“Motorists are advised to avoid travelling southbound until further notice.

“The bridge remains open northbound.”

Another lorry caused further chaos as it skidded on Junction 14 westbound coming out of Glasgow at around 1pm.

Cars piled behind the lorry waiting to get onto the snow-ridden M8.

One frustrated passenger said that attempts to get the lorry moving again were scuppered as rescuers were not well prepared:

He claimed: “They never had a shovel or any grit or salt and only had a bit of cardboard for it to drive on.

“There was a JCB plant next to the motorway and they had to throw a shovel over the back fence.

“They even managed to get it more stuck than what it was.”

It was more misery for air travellers as Edinburgh Airport announced it was closed until at least 6pm as they struggled to clear the runway after more heavy snowfall.

The German Christmas market in Princes Street Gardens was quieter than expected which traders put down to the airport closure meaning fewer tourists.

Claudia Ulaas, 28, from Cologne in Germany, runs a personalised mug stall called The Blue Noses.

She said: “The airport closing means the tourists who have been here a while and have spent all of their money are stuck here and we are getting no fresh trade.

“It’s not just my stall, I’ve noticed the whole market has been very quiet.

“When Edinburgh Airport reopens we will get new customers.”

In a bid to make her stall more appealing, Ms Ulaas had spent the day shovelling snow to make a safe path.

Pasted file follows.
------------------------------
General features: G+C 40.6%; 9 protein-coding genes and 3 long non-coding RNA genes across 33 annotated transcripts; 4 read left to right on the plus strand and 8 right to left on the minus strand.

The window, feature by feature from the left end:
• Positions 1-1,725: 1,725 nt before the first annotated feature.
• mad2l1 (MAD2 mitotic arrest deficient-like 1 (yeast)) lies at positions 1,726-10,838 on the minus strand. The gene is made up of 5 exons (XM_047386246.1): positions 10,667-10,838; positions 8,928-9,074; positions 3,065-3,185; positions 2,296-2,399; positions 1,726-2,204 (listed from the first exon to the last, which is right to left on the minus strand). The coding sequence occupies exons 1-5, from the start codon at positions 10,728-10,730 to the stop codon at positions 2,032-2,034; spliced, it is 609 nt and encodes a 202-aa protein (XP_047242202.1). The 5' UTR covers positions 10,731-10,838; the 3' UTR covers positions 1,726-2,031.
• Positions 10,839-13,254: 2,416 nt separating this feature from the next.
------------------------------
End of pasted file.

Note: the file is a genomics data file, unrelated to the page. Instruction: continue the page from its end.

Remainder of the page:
She said: “I’m supposed to go home on the 24th for Christmas but I’m getting worried now about whether I’ll make it.”

And the fairground in Princes Street Gardens was also hit by a drop in trade, with no customers brave enough to head up the Ferris wheel whilst the snow pelted down.

Douglas Taylor, 57, managing director of M&D’s, said: “It is definitely costing us money, there’s no doubt about it.

“It’s the cold temperatures keeping people away, but I would say there is never going to be a more picturesque time to see Edinburgh from the top of the wheel than now.

“I’ve been in this business since I was 16 and I know it will pick up, people can’t stay away forever.

“With these weather conditions there are old people needing extra care and people falling and breaking limbs – I think us losing a bit of cash is the least of anyone’s worries.

“I employ 75 members of staff here at this site and I have to bring them all in to shovel snow from the paths to keep the whole area safe.”

Rail services were also hit hard for a second week in a row, with the Edinburgh to Glasgow service still running on a reduced half hourly basis.

Many school children were also sent home in Edinburgh after conditions made a turn for the worst.

Around seven schools, four nurseries and all special schools in the capital shut their gates causing parents to be plunged into more childcare uncertainty.

But a Met Office spokesman said that Monday was to see the worst of the weather for the week and conditions were set to improve.

He added: “Monday is the worst day for snow in that area. The snow will begin to travel southwards.

“It will disappear into Monday night and Tuesday but the cold temperatures will continue.”

Some places in Scotland have seen 20-30cm of snow fall within the last week.